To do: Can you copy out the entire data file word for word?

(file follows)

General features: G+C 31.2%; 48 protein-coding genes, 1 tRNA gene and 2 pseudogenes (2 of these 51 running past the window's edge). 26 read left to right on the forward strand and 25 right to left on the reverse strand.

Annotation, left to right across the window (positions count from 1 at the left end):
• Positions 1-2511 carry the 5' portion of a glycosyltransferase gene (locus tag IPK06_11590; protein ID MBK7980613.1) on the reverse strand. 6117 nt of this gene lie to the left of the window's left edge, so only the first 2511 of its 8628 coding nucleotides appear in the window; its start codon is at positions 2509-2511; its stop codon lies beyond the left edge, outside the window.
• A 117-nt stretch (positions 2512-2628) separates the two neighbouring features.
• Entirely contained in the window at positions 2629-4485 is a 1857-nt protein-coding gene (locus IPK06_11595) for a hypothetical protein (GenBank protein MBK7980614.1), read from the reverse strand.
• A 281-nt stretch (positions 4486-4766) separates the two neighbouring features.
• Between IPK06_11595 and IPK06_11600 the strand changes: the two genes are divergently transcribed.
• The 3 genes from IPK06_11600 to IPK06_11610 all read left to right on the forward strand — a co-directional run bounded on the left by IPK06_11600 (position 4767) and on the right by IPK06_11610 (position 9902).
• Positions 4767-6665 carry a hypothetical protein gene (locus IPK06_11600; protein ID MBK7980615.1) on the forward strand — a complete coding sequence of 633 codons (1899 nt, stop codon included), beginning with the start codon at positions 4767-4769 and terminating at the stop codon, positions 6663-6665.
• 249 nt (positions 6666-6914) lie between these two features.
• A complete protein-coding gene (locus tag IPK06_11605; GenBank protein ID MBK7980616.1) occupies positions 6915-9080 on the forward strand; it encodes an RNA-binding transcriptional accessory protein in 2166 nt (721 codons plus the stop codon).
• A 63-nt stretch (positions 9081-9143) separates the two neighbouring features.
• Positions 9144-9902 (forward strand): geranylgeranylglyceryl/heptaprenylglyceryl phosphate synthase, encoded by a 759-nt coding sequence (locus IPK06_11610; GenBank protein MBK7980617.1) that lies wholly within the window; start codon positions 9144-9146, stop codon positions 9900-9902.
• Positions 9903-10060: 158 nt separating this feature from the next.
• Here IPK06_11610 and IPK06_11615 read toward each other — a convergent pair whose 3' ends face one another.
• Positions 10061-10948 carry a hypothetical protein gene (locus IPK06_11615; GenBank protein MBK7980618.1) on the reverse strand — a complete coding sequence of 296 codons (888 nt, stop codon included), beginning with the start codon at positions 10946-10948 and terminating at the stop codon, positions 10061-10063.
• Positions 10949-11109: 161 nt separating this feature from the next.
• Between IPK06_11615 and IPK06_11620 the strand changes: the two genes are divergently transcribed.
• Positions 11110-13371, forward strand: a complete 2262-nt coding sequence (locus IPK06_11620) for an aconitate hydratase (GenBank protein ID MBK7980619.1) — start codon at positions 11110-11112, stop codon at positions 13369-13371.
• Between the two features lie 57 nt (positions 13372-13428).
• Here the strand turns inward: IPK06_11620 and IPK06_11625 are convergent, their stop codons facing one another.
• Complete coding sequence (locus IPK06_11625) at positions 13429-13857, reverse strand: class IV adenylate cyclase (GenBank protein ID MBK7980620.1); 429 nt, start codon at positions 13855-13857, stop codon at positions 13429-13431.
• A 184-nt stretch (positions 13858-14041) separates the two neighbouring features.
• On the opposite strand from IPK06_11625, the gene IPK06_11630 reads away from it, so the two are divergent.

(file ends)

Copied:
General features: G+C 31.2%; 48 protein-coding genes, 1 tRNA gene and 2 pseudogenes (2 of these 51 running past the window's edge). 26 read left to right on the forward strand and 25 right to left on the reverse strand.

Annotation, left to right across the window (positions count from 1 at the left end):
• Positions 1-2511 carry the 5' portion of a glycosyltransferase gene (locus tag IPK06_11590; protein ID MBK7980613.1) on the reverse strand. 6117 nt of this gene lie to the left of the window's left edge, so only the first 2511 of its 8628 coding nucleotides appear in the window; its start codon is at positions 2509-2511; its stop codon lies beyond the left edge, outside the window.
• A 117-nt stretch (positions 2512-2628) separates the two neighbouring features.
• Entirely contained in the window at positions 2629-4485 is a 1857-nt protein-coding gene (locus IPK06_11595) for a hypothetical protein (GenBank protein MBK7980614.1), read from the reverse strand.
• A 281-nt stretch (positions 4486-4766) separates the two neighbouring features.
• Between IPK06_11595 and IPK06_11600 the strand changes: the two genes are divergently transcribed.
• The 3 genes from IPK06_11600 to IPK06_11610 all read left to right on the forward strand — a co-directional run bounded on the left by IPK06_11600 (position 4767) and on the right by IPK06_11610 (position 9902).
• Positions 4767-6665 carry a hypothetical protein gene (locus IPK06_11600; protein ID MBK7980615.1) on the forward strand — a complete coding sequence of 633 codons (1899 nt, stop codon included), beginning with the start codon at positions 4767-4769 and terminating at the stop codon, positions 6663-6665.
• 249 nt (positions 6666-6914) lie between these two features.
• A complete protein-coding gene (locus tag IPK06_11605; GenBank protein ID MBK7980616.1) occupies positions 6915-9080 on the forward strand; it encodes an RNA-binding transcriptional accessory protein in 2166 nt (721 codons plus the stop codon).
• A 63-nt stretch (positions 9081-9143) separates the two neighbouring features.
• Positions 9144-9902 (forward strand): geranylgeranylglyceryl/heptaprenylglyceryl phosphate synthase, encoded by a 759-nt coding sequence (locus IPK06_11610; GenBank protein MBK7980617.1) that lies wholly within the window; start codon positions 9144-9146, stop codon positions 9900-9902.
• Positions 9903-10060: 158 nt separating this feature from the next.
• Here IPK06_11610 and IPK06_11615 read toward each other — a convergent pair whose 3' ends face one another.
• Positions 10061-10948 carry a hypothetical protein gene (locus IPK06_11615; GenBank protein MBK7980618.1) on the reverse strand — a complete coding sequence of 296 codons (888 nt, stop codon included), beginning with the start codon at positions 10946-10948 and terminating at the stop codon, positions 10061-10063.
• Positions 10949-11109: 161 nt separating this feature from the next.
• Between IPK06_11615 and IPK06_11620 the strand changes: the two genes are divergently transcribed.
• Positions 11110-13371, forward strand: a complete 2262-nt coding sequence (locus IPK06_11620) for an aconitate hydratase (GenBank protein ID MBK7980619.1) — start codon at positions 11110-11112, stop codon at positions 13369-13371.
• Between the two features lie 57 nt (positions 13372-13428).
• Here the strand turns inward: IPK06_11620 and IPK06_11625 are convergent, their stop codons facing one another.
• Complete coding sequence (locus IPK06_11625) at positions 13429-13857, reverse strand: class IV adenylate cyclase (GenBank protein ID MBK7980620.1); 429 nt, start codon at positions 13855-13857, stop codon at positions 13429-13431.
• A 184-nt stretch (positions 13858-14041) separates the two neighbouring features.
• On the opposite strand from IPK06_11625, the gene IPK06_11630 reads away from it, so the two are divergent.